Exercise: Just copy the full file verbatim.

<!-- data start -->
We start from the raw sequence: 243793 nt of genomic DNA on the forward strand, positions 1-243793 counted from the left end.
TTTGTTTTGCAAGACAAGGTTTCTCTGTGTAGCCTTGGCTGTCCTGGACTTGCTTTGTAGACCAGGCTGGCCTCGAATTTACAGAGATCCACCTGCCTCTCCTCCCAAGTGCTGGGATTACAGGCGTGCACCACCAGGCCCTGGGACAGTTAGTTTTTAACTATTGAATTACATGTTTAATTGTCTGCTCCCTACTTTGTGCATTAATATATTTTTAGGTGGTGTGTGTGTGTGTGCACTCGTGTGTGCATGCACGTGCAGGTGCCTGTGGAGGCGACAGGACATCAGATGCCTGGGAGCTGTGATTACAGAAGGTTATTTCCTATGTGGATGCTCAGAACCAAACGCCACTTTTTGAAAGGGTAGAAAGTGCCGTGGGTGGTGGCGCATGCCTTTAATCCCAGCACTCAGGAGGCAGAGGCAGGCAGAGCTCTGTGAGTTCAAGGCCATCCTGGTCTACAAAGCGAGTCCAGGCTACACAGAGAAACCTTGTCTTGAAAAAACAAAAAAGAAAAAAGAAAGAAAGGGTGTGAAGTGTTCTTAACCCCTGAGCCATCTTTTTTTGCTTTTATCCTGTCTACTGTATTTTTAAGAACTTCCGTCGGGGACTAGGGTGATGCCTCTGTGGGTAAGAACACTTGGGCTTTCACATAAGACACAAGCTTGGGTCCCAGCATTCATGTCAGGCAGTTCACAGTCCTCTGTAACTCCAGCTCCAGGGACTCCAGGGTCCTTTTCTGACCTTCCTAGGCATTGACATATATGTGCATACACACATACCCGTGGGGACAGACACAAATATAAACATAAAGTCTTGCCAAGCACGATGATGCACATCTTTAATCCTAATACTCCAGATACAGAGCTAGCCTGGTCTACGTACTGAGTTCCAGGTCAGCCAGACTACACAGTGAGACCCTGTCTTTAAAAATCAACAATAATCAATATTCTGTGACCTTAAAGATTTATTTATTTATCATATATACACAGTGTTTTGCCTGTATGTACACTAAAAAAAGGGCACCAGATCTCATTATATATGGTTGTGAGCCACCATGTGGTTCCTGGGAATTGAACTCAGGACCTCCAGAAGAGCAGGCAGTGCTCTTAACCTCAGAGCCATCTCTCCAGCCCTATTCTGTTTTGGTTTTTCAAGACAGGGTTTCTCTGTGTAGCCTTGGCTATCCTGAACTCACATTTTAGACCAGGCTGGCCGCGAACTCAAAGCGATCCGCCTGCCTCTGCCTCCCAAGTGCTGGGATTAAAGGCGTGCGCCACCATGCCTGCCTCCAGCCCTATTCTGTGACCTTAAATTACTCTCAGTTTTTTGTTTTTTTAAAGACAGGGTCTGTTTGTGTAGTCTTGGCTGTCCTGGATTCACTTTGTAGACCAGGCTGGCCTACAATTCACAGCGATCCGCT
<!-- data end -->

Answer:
We start from the raw sequence: 243793 nt of genomic DNA on the forward strand, positions 1-243793 counted from the left end.
TTTGTTTTGCAAGACAAGGTTTCTCTGTGTAGCCTTGGCTGTCCTGGACTTGCTTTGTAGACCAGGCTGGCCTCGAATTTACAGAGATCCACCTGCCTCTCCTCCCAAGTGCTGGGATTACAGGCGTGCACCACCAGGCCCTGGGACAGTTAGTTTTTAACTATTGAATTACATGTTTAATTGTCTGCTCCCTACTTTGTGCATTAATATATTTTTAGGTGGTGTGTGTGTGTGTGCACTCGTGTGTGCATGCACGTGCAGGTGCCTGTGGAGGCGACAGGACATCAGATGCCTGGGAGCTGTGATTACAGAAGGTTATTTCCTATGTGGATGCTCAGAACCAAACGCCACTTTTTGAAAGGGTAGAAAGTGCCGTGGGTGGTGGCGCATGCCTTTAATCCCAGCACTCAGGAGGCAGAGGCAGGCAGAGCTCTGTGAGTTCAAGGCCATCCTGGTCTACAAAGCGAGTCCAGGCTACACAGAGAAACCTTGTCTTGAAAAAACAAAAAAGAAAAAAGAAAGAAAGGGTGTGAAGTGTTCTTAACCCCTGAGCCATCTTTTTTTGCTTTTATCCTGTCTACTGTATTTTTAAGAACTTCCGTCGGGGACTAGGGTGATGCCTCTGTGGGTAAGAACACTTGGGCTTTCACATAAGACACAAGCTTGGGTCCCAGCATTCATGTCAGGCAGTTCACAGTCCTCTGTAACTCCAGCTCCAGGGACTCCAGGGTCCTTTTCTGACCTTCCTAGGCATTGACATATATGTGCATACACACATACCCGTGGGGACAGACACAAATATAAACATAAAGTCTTGCCAAGCACGATGATGCACATCTTTAATCCTAATACTCCAGATACAGAGCTAGCCTGGTCTACGTACTGAGTTCCAGGTCAGCCAGACTACACAGTGAGACCCTGTCTTTAAAAATCAACAATAATCAATATTCTGTGACCTTAAAGATTTATTTATTTATCATATATACACAGTGTTTTGCCTGTATGTACACTAAAAAAAGGGCACCAGATCTCATTATATATGGTTGTGAGCCACCATGTGGTTCCTGGGAATTGAACTCAGGACCTCCAGAAGAGCAGGCAGTGCTCTTAACCTCAGAGCCATCTCTCCAGCCCTATTCTGTTTTGGTTTTTCAAGACAGGGTTTCTCTGTGTAGCCTTGGCTATCCTGAACTCACATTTTAGACCAGGCTGGCCGCGAACTCAAAGCGATCCGCCTGCCTCTGCCTCCCAAGTGCTGGGATTAAAGGCGTGCGCCACCATGCCTGCCTCCAGCCCTATTCTGTGACCTTAAATTACTCTCAGTTTTTTGTTTTTTTAAAGACAGGGTCTGTTTGTGTAGTCTTGGCTGTCCTGGATTCACTTTGTAGACCAGGCTGGCCTACAATTCACAGCGATCCGCT